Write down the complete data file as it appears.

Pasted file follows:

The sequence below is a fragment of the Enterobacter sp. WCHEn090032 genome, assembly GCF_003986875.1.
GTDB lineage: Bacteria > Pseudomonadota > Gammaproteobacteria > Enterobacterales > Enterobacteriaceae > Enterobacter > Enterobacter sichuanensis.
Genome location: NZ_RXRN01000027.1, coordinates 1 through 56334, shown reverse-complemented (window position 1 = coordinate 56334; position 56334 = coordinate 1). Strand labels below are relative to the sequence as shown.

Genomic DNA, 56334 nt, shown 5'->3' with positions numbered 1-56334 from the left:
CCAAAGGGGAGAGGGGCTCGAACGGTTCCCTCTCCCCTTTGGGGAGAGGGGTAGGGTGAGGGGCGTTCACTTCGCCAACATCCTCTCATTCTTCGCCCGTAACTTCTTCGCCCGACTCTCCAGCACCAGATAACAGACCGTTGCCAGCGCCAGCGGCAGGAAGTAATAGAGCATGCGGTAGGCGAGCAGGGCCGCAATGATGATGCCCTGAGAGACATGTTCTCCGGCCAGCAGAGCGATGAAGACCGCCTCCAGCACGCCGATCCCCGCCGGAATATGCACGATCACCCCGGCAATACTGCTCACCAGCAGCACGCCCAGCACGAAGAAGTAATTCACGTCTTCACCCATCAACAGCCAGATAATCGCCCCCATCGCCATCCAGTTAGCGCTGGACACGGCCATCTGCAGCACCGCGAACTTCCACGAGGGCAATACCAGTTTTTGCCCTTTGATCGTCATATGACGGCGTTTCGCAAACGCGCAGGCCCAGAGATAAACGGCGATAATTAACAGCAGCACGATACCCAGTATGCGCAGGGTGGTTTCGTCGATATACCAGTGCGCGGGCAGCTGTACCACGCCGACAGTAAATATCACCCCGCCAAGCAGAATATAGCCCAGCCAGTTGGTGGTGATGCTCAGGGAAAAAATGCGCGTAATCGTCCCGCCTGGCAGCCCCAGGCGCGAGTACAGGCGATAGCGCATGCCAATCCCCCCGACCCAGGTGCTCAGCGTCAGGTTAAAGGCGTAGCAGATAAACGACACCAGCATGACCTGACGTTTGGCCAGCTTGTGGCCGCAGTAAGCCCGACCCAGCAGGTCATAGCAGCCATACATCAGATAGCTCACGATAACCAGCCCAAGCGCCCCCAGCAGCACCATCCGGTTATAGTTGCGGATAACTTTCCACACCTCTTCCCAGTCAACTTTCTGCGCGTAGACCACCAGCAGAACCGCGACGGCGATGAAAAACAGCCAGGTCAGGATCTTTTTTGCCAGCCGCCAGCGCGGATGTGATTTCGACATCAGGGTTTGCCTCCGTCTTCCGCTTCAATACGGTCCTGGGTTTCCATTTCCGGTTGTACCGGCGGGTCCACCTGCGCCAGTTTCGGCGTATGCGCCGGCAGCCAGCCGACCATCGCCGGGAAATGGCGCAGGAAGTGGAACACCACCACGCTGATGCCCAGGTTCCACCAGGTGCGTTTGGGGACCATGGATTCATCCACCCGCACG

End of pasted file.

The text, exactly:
The sequence below is a fragment of the Enterobacter sp. WCHEn090032 genome, assembly GCF_003986875.1.
GTDB lineage: Bacteria > Pseudomonadota > Gammaproteobacteria > Enterobacterales > Enterobacteriaceae > Enterobacter > Enterobacter sichuanensis.
Genome location: NZ_RXRN01000027.1, coordinates 1 through 56334, shown reverse-complemented (window position 1 = coordinate 56334; position 56334 = coordinate 1). Strand labels below are relative to the sequence as shown.

Genomic DNA, 56334 nt, shown 5'->3' with positions numbered 1-56334 from the left:
CCAAAGGGGAGAGGGGCTCGAACGGTTCCCTCTCCCCTTTGGGGAGAGGGGTAGGGTGAGGGGCGTTCACTTCGCCAACATCCTCTCATTCTTCGCCCGTAACTTCTTCGCCCGACTCTCCAGCACCAGATAACAGACCGTTGCCAGCGCCAGCGGCAGGAAGTAATAGAGCATGCGGTAGGCGAGCAGGGCCGCAATGATGATGCCCTGAGAGACATGTTCTCCGGCCAGCAGAGCGATGAAGACCGCCTCCAGCACGCCGATCCCCGCCGGAATATGCACGATCACCCCGGCAATACTGCTCACCAGCAGCACGCCCAGCACGAAGAAGTAATTCACGTCTTCACCCATCAACAGCCAGATAATCGCCCCCATCGCCATCCAGTTAGCGCTGGACACGGCCATCTGCAGCACCGCGAACTTCCACGAGGGCAATACCAGTTTTTGCCCTTTGATCGTCATATGACGGCGTTTCGCAAACGCGCAGGCCCAGAGATAAACGGCGATAATTAACAGCAGCACGATACCCAGTATGCGCAGGGTGGTTTCGTCGATATACCAGTGCGCGGGCAGCTGTACCACGCCGACAGTAAATATCACCCCGCCAAGCAGAATATAGCCCAGCCAGTTGGTGGTGATGCTCAGGGAAAAAATGCGCGTAATCGTCCCGCCTGGCAGCCCCAGGCGCGAGTACAGGCGATAGCGCATGCCAATCCCCCCGACCCAGGTGCTCAGCGTCAGGTTAAAGGCGTAGCAGATAAACGACACCAGCATGACCTGACGTTTGGCCAGCTTGTGGCCGCAGTAAGCCCGACCCAGCAGGTCATAGCAGCCATACATCAGATAGCTCACGATAACCAGCCCAAGCGCCCCCAGCAGCACCATCCGGTTATAGTTGCGGATAACTTTCCACACCTCTTCCCAGTCAACTTTCTGCGCGTAGACCACCAGCAGAACCGCGACGGCGATGAAAAACAGCCAGGTCAGGATCTTTTTTGCCAGCCGCCAGCGCGGATGTGATTTCGACATCAGGGTTTGCCTCCGTCTTCCGCTTCAATACGGTCCTGGGTTTCCATTTCCGGTTGTACCGGCGGGTCCACCTGCGCCAGTTTCGGCGTATGCGCCGGCAGCCAGCCGACCATCGCCGGGAAATGGCGCAGGAAGTGGAACACCACCACGCTGATGCCCAGGTTCCACCAGGTGCGTTTGGGGACCATGGATTCATCCACCCGCACG